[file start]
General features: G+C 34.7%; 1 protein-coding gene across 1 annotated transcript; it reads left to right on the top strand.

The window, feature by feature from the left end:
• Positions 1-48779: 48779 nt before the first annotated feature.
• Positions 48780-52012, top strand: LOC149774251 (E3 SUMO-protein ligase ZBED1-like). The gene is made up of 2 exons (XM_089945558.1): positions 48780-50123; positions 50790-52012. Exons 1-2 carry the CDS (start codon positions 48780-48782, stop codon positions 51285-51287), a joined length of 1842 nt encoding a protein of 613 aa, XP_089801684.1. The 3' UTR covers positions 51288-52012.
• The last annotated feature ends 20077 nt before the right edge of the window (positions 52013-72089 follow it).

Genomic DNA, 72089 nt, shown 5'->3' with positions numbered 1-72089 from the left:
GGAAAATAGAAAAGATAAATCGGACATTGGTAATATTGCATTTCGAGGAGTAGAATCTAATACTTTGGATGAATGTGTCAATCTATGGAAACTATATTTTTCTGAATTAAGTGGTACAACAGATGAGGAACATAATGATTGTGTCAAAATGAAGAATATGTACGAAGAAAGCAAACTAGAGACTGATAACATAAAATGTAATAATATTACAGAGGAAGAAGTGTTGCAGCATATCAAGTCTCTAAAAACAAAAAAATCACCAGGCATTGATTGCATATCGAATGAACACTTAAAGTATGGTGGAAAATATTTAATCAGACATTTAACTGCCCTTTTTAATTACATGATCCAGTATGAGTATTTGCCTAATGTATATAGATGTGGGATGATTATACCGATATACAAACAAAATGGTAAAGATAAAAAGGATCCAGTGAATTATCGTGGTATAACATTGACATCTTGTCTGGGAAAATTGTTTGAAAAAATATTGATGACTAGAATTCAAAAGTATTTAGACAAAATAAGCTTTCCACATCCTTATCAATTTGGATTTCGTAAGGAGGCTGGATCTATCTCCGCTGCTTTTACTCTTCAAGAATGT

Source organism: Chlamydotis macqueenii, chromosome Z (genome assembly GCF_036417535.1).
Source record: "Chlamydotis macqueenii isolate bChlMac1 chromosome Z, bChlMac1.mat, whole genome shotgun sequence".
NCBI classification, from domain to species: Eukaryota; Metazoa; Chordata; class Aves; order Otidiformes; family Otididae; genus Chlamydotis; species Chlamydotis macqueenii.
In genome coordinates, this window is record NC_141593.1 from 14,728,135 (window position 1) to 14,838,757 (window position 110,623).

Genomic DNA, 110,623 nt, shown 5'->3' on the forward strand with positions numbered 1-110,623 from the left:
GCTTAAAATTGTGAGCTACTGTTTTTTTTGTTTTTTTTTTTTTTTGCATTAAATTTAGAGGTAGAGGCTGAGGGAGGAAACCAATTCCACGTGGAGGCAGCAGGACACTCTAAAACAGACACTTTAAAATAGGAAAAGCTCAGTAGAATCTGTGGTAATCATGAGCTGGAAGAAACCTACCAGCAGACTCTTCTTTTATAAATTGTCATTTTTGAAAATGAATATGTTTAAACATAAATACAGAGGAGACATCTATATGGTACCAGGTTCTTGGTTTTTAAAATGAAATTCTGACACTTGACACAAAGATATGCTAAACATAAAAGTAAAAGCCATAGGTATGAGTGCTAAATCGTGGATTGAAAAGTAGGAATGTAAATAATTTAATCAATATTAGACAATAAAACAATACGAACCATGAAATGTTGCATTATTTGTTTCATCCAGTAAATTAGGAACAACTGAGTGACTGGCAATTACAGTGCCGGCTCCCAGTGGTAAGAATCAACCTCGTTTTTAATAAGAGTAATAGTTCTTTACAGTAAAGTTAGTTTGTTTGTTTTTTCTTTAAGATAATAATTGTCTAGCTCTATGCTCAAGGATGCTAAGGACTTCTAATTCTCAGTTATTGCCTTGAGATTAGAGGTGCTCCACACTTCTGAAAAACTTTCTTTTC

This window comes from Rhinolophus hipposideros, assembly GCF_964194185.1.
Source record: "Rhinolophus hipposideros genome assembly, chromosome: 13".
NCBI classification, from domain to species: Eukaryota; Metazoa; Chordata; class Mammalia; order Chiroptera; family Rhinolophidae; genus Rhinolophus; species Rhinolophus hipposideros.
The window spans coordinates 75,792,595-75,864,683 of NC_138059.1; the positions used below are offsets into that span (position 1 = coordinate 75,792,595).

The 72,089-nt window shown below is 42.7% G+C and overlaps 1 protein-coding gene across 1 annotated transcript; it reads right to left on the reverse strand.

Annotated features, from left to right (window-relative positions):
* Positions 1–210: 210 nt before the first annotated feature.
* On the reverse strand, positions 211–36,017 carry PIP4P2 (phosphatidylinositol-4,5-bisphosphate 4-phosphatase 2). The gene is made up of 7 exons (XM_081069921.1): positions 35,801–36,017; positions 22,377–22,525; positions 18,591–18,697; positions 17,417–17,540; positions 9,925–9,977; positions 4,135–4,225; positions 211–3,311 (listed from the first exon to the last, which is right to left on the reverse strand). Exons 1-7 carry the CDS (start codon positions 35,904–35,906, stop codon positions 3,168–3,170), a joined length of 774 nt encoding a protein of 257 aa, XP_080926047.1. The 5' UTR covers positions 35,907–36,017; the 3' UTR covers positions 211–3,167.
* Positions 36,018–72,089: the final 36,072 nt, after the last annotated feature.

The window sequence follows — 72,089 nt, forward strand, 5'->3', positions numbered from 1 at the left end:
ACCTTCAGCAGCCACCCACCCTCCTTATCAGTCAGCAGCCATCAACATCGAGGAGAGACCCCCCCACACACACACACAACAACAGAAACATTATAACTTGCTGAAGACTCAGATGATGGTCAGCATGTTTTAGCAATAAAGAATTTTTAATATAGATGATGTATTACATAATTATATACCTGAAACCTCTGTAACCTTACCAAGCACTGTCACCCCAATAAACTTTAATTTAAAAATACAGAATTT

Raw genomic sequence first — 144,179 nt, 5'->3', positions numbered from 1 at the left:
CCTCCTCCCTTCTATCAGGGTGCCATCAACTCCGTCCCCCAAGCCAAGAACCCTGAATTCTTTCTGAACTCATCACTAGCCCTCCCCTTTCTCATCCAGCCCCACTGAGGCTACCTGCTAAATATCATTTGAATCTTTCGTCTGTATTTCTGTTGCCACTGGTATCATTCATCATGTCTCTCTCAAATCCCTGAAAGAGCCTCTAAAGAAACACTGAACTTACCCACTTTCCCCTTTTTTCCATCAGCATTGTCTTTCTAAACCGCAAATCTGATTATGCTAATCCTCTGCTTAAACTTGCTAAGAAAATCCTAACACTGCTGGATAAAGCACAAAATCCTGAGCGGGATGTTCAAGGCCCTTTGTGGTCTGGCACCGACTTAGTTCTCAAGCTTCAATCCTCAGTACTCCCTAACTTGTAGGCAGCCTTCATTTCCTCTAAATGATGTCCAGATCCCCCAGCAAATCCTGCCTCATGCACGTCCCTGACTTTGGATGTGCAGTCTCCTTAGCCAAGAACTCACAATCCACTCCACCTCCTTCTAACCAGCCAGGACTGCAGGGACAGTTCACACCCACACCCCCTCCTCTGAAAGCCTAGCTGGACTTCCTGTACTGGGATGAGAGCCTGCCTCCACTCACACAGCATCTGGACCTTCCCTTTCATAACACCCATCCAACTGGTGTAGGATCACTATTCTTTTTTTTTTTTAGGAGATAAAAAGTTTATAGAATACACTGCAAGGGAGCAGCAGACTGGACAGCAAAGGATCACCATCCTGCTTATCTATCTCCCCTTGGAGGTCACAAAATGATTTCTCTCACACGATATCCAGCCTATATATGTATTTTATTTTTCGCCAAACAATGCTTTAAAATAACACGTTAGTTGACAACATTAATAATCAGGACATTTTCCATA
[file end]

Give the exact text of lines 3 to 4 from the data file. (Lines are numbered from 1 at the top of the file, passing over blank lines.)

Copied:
• Positions 1-48779: 48779 nt before the first annotated feature.
• Positions 48780-52012, top strand: LOC149774251 (E3 SUMO-protein ligase ZBED1-like). The gene is made up of 2 exons (XM_089945558.1): positions 48780-50123; positions 50790-52012. Exons 1-2 carry the CDS (start codon positions 48780-48782, stop codon positions 51285-51287), a joined length of 1842 nt encoding a protein of 613 aa, XP_089801684.1. The 3' UTR covers positions 51288-52012.